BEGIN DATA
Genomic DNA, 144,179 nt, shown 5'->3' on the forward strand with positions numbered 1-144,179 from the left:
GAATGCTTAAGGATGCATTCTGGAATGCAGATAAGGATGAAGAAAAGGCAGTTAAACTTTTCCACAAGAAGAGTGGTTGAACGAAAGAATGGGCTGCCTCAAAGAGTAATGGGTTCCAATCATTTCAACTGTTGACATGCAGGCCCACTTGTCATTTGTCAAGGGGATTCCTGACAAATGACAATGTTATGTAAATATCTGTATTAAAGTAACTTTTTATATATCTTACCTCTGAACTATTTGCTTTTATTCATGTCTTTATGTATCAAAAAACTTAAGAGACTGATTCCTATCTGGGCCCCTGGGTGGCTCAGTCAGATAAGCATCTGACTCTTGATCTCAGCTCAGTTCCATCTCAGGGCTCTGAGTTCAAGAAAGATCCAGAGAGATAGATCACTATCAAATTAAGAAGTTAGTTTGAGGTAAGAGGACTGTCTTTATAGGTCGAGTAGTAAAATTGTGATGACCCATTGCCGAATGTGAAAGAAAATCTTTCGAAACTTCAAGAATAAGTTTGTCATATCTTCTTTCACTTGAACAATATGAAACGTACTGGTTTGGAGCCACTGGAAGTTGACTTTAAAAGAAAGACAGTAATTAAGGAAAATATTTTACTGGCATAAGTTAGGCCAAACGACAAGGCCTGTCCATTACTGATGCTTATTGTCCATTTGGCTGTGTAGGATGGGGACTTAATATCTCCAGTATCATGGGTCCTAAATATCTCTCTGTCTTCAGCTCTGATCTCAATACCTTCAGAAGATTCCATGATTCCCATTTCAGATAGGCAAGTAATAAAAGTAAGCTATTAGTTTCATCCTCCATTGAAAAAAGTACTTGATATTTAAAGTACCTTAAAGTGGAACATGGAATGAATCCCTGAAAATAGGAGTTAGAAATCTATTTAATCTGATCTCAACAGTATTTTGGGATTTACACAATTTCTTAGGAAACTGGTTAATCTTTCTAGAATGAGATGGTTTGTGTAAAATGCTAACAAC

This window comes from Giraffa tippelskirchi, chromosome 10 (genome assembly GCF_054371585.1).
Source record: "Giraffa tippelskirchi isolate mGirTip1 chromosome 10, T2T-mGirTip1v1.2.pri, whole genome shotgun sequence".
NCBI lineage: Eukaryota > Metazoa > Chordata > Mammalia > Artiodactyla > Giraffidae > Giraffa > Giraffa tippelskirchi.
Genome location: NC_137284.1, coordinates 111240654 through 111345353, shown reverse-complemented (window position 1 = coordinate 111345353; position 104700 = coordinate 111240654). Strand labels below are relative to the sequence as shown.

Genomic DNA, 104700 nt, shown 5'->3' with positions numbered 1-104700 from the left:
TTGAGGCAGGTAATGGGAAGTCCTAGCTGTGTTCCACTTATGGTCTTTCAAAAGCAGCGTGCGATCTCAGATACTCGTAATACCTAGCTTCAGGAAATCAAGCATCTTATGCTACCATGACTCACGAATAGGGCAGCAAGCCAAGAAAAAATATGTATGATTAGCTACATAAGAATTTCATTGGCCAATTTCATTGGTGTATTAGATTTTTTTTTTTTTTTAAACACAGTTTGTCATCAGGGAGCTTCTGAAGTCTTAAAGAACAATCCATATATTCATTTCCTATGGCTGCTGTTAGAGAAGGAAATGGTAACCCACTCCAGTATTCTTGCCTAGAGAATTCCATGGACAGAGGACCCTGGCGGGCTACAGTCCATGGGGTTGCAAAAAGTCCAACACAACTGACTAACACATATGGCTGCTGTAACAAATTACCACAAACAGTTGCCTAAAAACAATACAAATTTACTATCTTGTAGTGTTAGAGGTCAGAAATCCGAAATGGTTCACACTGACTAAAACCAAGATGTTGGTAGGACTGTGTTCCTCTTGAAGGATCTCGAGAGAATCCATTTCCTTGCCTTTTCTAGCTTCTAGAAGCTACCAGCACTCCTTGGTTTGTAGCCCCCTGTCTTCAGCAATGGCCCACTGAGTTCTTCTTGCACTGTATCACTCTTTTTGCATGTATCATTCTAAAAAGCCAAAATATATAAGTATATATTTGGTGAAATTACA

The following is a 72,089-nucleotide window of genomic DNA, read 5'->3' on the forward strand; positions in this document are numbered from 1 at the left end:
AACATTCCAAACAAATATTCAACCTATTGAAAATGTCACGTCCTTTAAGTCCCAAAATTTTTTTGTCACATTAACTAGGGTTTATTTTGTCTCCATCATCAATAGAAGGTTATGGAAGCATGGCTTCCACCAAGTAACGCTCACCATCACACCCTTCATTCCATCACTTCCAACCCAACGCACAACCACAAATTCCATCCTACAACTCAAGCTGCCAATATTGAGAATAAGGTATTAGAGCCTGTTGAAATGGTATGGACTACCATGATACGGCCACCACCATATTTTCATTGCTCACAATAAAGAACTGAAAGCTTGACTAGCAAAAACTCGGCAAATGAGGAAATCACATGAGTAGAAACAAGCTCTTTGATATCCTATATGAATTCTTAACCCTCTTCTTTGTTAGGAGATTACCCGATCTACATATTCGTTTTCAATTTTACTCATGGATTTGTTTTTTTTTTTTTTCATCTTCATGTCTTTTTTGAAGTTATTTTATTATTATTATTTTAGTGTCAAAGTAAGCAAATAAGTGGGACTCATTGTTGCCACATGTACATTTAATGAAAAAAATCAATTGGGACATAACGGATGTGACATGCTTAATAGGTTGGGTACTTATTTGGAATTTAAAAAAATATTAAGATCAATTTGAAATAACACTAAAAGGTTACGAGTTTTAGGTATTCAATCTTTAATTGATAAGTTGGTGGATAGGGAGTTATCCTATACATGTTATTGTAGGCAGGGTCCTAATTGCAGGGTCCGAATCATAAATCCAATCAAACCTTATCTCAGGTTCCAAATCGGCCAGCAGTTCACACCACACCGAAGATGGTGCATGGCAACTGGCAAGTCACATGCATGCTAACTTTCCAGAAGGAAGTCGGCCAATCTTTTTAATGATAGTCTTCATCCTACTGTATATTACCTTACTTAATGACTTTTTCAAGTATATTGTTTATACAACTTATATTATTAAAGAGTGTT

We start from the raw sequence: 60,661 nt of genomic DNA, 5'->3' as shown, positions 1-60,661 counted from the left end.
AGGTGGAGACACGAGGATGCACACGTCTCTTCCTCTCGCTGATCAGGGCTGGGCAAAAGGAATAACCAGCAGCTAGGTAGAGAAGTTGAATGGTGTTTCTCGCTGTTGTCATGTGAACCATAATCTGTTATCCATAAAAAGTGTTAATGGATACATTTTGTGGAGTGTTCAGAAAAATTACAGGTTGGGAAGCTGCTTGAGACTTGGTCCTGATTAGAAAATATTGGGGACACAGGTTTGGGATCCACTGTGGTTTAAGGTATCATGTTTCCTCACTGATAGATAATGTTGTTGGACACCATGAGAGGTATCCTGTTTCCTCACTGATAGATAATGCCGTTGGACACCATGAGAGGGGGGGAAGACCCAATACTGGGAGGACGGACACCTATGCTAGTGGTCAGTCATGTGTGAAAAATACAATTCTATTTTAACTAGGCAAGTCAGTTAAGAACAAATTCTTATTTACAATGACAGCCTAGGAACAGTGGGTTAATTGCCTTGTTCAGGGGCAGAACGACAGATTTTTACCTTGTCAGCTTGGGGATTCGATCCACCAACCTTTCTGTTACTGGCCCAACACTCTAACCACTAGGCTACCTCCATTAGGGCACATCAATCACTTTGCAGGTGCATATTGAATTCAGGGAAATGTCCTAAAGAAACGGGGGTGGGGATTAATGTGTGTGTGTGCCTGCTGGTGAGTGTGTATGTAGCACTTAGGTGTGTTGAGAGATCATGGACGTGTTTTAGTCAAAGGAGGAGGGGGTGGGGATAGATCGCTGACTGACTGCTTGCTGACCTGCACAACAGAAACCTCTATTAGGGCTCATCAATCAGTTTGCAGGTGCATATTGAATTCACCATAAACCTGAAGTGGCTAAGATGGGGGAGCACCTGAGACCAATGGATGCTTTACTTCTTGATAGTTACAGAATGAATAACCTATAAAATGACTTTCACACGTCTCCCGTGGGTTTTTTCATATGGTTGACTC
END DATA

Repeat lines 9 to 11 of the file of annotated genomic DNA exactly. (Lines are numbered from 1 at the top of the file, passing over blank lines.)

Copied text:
The following is a 72,089-nucleotide window of genomic DNA, read 5'->3' on the forward strand; positions in this document are numbered from 1 at the left end:
AACATTCCAAACAAATATTCAACCTATTGAAAATGTCACGTCCTTTAAGTCCCAAAATTTTTTTGTCACATTAACTAGGGTTTATTTTGTCTCCATCATCAATAGAAGGTTATGGAAGCATGGCTTCCACCAAGTAACGCTCACCATCACACCCTTCATTCCATCACTTCCAACCCAACGCACAACCACAAATTCCATCCTACAACTCAAGCTGCCAATATTGAGAATAAGGTATTAGAGCCTGTTGAAATGGTATGGACTACCATGATACGGCCACCACCATATTTTCATTGCTCACAATAAAGAACTGAAAGCTTGACTAGCAAAAACTCGGCAAATGAGGAAATCACATGAGTAGAAACAAGCTCTTTGATATCCTATATGAATTCTTAACCCTCTTCTTTGTTAGGAGATTACCCGATCTACATATTCGTTTTCAATTTTACTCATGGATTTGTTTTTTTTTTTTTTCATCTTCATGTCTTTTTTGAAGTTATTTTATTATTATTATTTTAGTGTCAAAGTAAGCAAATAAGTGGGACTCATTGTTGCCACATGTACATTTAATGAAAAAAATCAATTGGGACATAACGGATGTGACATGCTTAATAGGTTGGGTACTTATTTGGAATTTAAAAAAATATTAAGATCAATTTGAAATAACACTAAAAGGTTACGAGTTTTAGGTATTCAATCTTTAATTGATAAGTTGGTGGATAGGGAGTTATCCTATACATGTTATTGTAGGCAGGGTCCTAATTGCAGGGTCCGAATCATAAATCCAATCAAACCTTATCTCAGGTTCCAAATCGGCCAGCAGTTCACACCACACCGAAGATGGTGCATGGCAACTGGCAAGTCACATGCATGCTAACTTTCCAGAAGGAAGTCGGCCAATCTTTTTAATGATAGTCTTCATCCTACTGTATATTACCTTACTTAATGACTTTTTCAAGTATATTGTTTATACAACTTATATTATTAAAGAGTGTT

We start from the raw sequence: 60,661 nt of genomic DNA, 5'->3' as shown, positions 1-60,661 counted from the left end.